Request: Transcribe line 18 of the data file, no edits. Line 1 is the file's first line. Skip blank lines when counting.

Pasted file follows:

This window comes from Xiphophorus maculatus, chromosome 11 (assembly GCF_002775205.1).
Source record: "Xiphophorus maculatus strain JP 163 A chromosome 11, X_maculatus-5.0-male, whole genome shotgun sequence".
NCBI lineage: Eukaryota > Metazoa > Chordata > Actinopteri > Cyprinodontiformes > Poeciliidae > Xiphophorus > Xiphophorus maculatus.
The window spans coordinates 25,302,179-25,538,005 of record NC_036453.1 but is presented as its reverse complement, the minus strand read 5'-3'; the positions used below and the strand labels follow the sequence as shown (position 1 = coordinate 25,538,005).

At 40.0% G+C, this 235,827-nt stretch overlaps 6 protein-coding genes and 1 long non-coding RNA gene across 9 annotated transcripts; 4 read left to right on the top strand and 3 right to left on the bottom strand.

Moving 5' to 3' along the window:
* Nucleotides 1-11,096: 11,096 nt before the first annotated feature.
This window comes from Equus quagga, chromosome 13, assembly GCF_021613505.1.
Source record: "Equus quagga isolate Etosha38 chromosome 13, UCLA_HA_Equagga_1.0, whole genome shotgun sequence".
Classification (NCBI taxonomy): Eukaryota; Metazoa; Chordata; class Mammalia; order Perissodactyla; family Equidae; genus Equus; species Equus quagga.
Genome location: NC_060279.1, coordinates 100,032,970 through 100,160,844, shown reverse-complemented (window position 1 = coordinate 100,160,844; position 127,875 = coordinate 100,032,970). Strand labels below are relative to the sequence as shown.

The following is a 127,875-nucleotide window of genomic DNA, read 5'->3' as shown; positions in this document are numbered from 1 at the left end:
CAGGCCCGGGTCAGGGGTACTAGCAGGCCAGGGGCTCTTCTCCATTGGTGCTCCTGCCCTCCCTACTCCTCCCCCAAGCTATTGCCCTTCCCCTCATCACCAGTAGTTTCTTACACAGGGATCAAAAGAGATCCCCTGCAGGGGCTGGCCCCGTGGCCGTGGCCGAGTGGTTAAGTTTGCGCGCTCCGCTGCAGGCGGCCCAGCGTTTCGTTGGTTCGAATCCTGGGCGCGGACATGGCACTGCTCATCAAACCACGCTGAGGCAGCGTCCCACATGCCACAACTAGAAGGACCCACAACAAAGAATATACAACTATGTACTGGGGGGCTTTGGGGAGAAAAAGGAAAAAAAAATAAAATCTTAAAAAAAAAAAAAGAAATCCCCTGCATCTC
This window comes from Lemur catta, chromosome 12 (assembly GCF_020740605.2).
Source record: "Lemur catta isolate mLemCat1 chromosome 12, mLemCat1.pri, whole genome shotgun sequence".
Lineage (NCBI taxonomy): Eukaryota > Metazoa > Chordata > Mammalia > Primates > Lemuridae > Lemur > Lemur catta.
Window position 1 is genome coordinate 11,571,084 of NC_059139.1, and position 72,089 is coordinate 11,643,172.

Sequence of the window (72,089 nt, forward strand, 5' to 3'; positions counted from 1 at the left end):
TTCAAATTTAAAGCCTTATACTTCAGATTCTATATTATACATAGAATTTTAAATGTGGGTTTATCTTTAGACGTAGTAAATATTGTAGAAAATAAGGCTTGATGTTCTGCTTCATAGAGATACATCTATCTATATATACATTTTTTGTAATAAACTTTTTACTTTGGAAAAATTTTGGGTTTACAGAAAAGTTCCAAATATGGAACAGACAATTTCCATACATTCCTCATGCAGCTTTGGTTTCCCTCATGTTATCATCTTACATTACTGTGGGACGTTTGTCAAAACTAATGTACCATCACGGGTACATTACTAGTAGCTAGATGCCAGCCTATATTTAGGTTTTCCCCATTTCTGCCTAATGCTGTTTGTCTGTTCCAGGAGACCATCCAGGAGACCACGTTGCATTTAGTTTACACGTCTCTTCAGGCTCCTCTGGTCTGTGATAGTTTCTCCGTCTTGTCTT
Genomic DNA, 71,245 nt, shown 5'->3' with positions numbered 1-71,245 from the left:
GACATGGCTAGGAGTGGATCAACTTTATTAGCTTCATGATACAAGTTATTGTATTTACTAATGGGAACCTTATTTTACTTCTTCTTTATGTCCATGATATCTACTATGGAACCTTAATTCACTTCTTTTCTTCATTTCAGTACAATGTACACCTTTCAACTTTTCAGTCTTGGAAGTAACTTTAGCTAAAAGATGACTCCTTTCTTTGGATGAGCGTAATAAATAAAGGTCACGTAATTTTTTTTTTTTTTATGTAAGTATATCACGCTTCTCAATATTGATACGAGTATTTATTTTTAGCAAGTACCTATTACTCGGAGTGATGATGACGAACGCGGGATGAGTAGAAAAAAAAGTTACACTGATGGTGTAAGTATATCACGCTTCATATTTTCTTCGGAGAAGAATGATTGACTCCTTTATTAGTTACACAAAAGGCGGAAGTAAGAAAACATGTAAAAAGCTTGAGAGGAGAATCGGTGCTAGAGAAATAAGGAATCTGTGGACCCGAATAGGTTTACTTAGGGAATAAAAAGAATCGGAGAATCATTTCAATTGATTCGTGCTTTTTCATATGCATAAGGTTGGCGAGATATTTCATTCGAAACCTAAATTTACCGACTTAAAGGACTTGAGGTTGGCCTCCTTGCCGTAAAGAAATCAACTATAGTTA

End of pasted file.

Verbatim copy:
Sequence of the window (72,089 nt, forward strand, 5' to 3'; positions counted from 1 at the left end):